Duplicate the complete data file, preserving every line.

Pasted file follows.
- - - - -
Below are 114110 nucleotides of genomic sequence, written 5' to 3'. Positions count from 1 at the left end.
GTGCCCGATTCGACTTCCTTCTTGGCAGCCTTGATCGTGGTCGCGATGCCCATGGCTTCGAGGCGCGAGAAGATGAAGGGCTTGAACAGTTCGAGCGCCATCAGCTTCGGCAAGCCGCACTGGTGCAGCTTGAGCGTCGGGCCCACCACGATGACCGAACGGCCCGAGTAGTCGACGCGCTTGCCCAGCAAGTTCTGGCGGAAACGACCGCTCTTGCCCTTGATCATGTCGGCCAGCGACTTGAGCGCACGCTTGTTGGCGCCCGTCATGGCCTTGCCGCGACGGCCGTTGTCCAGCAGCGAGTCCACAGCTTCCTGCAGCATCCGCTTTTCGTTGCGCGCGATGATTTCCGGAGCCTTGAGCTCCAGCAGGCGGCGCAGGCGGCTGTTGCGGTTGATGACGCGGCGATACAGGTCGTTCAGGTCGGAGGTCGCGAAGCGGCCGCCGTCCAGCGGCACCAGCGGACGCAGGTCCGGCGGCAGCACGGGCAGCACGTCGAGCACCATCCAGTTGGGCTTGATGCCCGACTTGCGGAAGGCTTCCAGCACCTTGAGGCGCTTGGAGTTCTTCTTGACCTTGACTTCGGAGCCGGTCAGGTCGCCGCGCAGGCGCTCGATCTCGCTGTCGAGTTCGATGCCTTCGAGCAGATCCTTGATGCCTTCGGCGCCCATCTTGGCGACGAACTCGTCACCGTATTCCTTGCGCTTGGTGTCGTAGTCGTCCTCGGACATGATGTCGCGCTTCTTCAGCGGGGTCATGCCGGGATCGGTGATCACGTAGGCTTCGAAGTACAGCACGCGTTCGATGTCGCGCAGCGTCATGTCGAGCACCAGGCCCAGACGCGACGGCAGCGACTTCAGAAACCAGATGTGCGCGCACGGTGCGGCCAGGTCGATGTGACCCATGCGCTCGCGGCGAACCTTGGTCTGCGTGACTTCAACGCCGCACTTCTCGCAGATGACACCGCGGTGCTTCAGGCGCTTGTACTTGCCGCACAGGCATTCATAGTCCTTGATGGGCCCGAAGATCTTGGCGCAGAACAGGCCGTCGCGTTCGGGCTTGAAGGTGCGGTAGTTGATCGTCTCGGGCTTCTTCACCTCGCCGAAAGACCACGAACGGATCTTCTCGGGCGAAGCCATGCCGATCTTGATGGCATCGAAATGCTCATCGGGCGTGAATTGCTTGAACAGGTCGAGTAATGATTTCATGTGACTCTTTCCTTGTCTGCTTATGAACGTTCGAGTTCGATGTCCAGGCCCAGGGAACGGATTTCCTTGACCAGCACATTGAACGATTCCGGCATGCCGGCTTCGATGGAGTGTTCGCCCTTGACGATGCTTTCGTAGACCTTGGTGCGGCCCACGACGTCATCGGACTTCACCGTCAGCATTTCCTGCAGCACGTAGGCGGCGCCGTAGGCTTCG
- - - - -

Below are 114110 nucleotides of genomic sequence, written 5' to 3'. Positions count from 1 at the left end.
GTGCCCGATTCGACTTCCTTCTTGGCAGCCTTGATCGTGGTCGCGATGCCCATGGCTTCGAGGCGCGAGAAGATGAAGGGCTTGAACAGTTCGAGCGCCATCAGCTTCGGCAAGCCGCACTGGTGCAGCTTGAGCGTCGGGCCCACCACGATGACCGAACGGCCCGAGTAGTCGACGCGCTTGCCCAGCAAGTTCTGGCGGAAACGACCGCTCTTGCCCTTGATCATGTCGGCCAGCGACTTGAGCGCACGCTTGTTGGCGCCCGTCATGGCCTTGCCGCGACGGCCGTTGTCCAGCAGCGAGTCCACAGCTTCCTGCAGCATCCGCTTTTCGTTGCGCGCGATGATTTCCGGAGCCTTGAGCTCCAGCAGGCGGCGCAGGCGGCTGTTGCGGTTGATGACGCGGCGATACAGGTCGTTCAGGTCGGAGGTCGCGAAGCGGCCGCCGTCCAGCGGCACCAGCGGACGCAGGTCCGGCGGCAGCACGGGCAGCACGTCGAGCACCATCCAGTTGGGCTTGATGCCCGACTTGCGGAAGGCTTCCAGCACCTTGAGGCGCTTGGAGTTCTTCTTGACCTTGACTTCGGAGCCGGTCAGGTCGCCGCGCAGGCGCTCGATCTCGCTGTCGAGTTCGATGCCTTCGAGCAGATCCTTGATGCCTTCGGCGCCCATCTTGGCGACGAACTCGTCACCGTATTCCTTGCGCTTGGTGTCGTAGTCGTCCTCGGACATGATGTCGCGCTTCTTCAGCGGGGTCATGCCGGGATCGGTGATCACGTAGGCTTCGAAGTACAGCACGCGTTCGATGTCGCGCAGCGTCATGTCGAGCACCAGGCCCAGACGCGACGGCAGCGACTTCAGAAACCAGATGTGCGCGCACGGTGCGGCCAGGTCGATGTGACCCATGCGCTCGCGGCGAACCTTGGTCTGCGTGACTTCAACGCCGCACTTCTCGCAGATGACACCGCGGTGCTTCAGGCGCTTGTACTTGCCGCACAGGCATTCATAGTCCTTGATGGGCCCGAAGATCTTGGCGCAGAACAGGCCGTCGCGTTCGGGCTTGAAGGTGCGGTAGTTGATCGTCTCGGGCTTCTTCACCTCGCCGAAAGACCACGAACGGATCTTCTCGGGCGAAGCCATGCCGATCTTGATGGCATCGAAATGCTCATCGGGCGTGAATTGCTTGAACAGGTCGAGTAATGATTTCATGTGACTCTTTCCTTGTCTGCTTATGAACGTTCGAGTTCGATGTCCAGGCCCAGGGAACGGATTTCCTTGACCAGCACATTGAACGATTCCGGCATGCCGGCTTCGATGGAGTGTTCGCCCTTGACGATGCTTTCGTAGACCTTGGTGCGGCCCACGACGTCATCGGACTTCACCGTCAGCATTTCCTGCAGCACGTAGGCGGCGCCGTAGGCTTCG